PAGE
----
The closure of the transaction is the final stage in Colt’s exclusive agreement with Lumen Technologies Inc. to purchase Lumen’s Europe, Middle East and Africa (EMEA) business.
Colt said the transaction will provide greater choice and expansive global capabilities to enterprises investing in powerful, sustainable digital infrastructure.
The acquisition adds scale to the company making it one of the world’s largest business-to-business-only telecoms companies. Keri Gilder will remain as Colt’s CEO, supported by her executive leadership team.
As part of the acquisition, Colt and Lumen Technologies Inc. will enter into a partnership agreement by which businesses in North America can access to Colt’s digital infrastructure and services within and outside of North America.
Keri Gilder, CEO, Colt Technology Services (pictured), said, “Closing this acquisition brings us to a momentous point in our growth journey and marks our deep commitment to our customers, helping them scale and grow.
“It brings us amazing new talent; extends our technology portfolio and our partner ecosystem; and significantly expands our digital infrastructure as we enter new markets across Eastern Europe, the UAE and parts of Africa.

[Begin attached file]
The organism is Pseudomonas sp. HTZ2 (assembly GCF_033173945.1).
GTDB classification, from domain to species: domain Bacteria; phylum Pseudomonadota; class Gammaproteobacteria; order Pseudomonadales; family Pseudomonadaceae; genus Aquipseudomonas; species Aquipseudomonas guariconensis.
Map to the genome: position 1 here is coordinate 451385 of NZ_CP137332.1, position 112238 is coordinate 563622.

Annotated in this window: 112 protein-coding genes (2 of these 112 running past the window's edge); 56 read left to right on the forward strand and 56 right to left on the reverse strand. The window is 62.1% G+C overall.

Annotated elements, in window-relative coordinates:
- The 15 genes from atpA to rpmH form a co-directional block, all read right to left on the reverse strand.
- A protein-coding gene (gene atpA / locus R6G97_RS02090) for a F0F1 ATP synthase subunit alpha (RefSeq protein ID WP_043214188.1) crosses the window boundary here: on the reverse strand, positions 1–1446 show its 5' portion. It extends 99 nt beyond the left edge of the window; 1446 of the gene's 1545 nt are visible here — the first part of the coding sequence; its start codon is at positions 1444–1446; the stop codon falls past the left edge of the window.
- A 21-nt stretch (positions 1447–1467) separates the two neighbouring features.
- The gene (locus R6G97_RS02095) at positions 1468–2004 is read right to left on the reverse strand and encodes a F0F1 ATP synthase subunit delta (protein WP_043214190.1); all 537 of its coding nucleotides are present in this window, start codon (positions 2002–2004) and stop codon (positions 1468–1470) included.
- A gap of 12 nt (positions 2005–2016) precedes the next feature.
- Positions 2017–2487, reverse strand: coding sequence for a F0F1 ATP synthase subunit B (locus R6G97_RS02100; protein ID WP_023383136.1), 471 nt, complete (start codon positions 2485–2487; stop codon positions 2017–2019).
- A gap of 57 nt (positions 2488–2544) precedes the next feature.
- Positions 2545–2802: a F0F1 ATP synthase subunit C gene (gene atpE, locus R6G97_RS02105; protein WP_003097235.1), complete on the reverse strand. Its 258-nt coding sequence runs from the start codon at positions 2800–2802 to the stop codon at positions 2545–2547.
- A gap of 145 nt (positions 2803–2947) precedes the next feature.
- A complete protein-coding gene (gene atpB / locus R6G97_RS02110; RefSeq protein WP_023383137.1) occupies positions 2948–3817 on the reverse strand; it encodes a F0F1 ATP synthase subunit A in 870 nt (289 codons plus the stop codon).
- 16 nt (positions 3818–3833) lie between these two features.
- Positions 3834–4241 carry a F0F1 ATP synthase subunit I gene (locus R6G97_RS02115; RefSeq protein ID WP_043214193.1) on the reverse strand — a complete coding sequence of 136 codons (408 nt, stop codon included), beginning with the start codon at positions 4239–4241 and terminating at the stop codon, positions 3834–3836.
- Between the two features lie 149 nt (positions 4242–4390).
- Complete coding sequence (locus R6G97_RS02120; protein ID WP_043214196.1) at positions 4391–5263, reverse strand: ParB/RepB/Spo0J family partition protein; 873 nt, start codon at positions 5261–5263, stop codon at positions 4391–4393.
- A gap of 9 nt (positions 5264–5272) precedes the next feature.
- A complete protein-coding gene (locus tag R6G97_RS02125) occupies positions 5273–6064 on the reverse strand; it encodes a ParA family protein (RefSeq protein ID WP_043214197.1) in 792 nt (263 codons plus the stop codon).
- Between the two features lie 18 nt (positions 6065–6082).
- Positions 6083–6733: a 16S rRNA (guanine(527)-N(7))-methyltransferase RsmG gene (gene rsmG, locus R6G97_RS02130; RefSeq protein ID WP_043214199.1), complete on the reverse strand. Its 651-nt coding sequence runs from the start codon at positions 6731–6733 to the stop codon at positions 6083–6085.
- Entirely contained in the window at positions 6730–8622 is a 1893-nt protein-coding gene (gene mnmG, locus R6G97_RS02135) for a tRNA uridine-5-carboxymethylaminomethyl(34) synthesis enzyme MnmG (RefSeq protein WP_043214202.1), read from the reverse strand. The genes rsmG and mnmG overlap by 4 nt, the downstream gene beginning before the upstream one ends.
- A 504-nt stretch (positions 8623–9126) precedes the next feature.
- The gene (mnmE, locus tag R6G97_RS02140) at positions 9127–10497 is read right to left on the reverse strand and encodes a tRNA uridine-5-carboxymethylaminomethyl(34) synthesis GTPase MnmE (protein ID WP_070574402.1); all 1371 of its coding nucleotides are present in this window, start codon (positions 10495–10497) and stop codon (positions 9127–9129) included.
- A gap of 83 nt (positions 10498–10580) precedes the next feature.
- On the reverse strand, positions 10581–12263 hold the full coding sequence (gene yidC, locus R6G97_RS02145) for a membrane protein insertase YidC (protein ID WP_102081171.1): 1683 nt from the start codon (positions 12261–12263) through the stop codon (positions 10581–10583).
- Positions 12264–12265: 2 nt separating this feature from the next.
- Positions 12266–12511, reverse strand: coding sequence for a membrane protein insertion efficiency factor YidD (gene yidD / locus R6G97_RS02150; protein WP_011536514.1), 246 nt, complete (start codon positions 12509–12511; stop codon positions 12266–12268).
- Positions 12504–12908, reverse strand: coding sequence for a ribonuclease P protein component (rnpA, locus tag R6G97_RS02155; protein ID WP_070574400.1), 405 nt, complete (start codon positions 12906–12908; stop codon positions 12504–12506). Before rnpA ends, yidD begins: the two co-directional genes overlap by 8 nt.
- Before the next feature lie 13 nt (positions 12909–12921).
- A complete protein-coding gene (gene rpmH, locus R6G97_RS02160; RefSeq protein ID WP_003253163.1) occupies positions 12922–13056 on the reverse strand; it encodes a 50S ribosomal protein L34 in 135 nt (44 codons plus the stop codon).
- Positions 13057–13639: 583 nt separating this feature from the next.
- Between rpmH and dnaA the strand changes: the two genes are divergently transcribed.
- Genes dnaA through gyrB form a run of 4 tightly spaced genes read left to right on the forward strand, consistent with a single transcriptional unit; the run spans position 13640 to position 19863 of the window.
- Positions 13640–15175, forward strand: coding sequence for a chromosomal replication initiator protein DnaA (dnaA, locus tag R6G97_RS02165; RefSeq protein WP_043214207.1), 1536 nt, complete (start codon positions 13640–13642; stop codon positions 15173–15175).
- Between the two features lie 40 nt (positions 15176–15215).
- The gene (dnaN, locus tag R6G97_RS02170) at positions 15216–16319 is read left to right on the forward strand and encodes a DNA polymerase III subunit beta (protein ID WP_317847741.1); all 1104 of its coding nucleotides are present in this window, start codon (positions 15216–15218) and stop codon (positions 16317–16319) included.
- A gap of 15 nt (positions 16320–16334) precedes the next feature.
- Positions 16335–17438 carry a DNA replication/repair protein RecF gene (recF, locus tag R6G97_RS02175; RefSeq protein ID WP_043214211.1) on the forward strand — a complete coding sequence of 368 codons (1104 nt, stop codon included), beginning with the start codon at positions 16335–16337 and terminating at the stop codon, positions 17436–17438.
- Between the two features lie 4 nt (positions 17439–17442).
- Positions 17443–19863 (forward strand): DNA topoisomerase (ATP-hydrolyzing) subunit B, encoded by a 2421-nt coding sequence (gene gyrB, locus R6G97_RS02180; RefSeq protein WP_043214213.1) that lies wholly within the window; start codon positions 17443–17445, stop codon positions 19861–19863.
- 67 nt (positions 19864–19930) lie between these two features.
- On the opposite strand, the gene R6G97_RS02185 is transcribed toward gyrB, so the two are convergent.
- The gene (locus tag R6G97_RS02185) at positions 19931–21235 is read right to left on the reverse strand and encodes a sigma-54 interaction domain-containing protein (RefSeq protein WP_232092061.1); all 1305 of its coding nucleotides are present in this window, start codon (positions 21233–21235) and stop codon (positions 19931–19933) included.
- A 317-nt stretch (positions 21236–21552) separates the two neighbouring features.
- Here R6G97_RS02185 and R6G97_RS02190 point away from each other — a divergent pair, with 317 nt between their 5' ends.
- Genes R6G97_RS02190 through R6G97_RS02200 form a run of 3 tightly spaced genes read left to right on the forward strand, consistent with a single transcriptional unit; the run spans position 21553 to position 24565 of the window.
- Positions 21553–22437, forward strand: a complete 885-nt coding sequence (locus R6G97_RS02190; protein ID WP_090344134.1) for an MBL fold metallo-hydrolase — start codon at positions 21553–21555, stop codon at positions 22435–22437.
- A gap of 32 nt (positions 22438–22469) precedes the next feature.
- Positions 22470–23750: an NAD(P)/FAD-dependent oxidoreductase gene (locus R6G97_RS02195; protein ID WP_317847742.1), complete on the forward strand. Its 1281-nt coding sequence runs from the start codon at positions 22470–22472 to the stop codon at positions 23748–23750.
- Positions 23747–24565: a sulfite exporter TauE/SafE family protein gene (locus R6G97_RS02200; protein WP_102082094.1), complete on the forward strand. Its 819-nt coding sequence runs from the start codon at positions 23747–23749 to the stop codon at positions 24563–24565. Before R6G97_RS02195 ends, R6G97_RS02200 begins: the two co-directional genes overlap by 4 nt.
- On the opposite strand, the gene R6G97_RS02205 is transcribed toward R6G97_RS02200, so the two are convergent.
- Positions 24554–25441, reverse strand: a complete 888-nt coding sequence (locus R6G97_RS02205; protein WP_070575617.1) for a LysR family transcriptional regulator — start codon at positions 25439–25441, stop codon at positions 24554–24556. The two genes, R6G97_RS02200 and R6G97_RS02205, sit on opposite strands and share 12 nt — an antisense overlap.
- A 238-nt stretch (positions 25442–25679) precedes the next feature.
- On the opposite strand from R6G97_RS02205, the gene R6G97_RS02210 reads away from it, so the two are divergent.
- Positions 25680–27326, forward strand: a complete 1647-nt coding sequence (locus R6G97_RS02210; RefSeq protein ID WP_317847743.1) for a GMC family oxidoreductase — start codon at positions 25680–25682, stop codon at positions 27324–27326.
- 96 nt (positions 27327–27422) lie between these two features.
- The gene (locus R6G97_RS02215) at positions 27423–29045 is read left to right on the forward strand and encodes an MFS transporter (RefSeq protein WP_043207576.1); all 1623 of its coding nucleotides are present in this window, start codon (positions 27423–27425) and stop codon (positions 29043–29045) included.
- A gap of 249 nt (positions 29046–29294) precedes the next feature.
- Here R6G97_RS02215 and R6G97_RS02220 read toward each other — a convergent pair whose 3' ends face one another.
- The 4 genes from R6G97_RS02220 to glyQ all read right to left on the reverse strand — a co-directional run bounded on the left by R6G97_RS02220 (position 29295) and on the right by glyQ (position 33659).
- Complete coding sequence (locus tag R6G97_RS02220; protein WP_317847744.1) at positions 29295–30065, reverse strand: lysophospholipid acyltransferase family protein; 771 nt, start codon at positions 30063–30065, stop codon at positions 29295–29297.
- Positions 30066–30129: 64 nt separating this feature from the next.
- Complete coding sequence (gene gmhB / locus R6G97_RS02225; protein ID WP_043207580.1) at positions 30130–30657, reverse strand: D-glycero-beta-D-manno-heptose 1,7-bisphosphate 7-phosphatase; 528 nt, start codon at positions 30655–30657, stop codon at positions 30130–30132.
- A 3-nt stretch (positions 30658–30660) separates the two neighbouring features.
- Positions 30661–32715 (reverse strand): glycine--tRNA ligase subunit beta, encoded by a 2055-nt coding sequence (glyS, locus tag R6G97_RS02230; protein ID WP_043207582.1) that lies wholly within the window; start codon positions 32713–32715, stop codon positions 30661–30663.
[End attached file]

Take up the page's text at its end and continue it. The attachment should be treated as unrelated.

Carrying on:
“Our industry is on the cusp of groundbreaking transformation; it must deliver a digital roadmap for a hyperconnected global society in a responsible, fair and equitable way.”
Camille Mendler, chief analyst, enterprise services, Omdia, added, “Colt has always been relentless about delivering brilliant experiences to business customers. That mission has now gained wider global scale at a critical time.
“Enterprises worldwide need steadfast partners to navigate profound changes in digital consumption including network-as-a-service, zero-trust security and hybrid cloud computing.”
The acquisition creates a combined company with 1,300 new employees across 16 countries, 1,630,031 kilometres of fibre connecting 125 European cities in 34 EMEA countries, 11,000 kilometres of metropolitan network in 23 countries and the UAE, 12 cable landing stations in six countries, and 10 subsea cable systems (six of which are transatlantic and four are within Europe).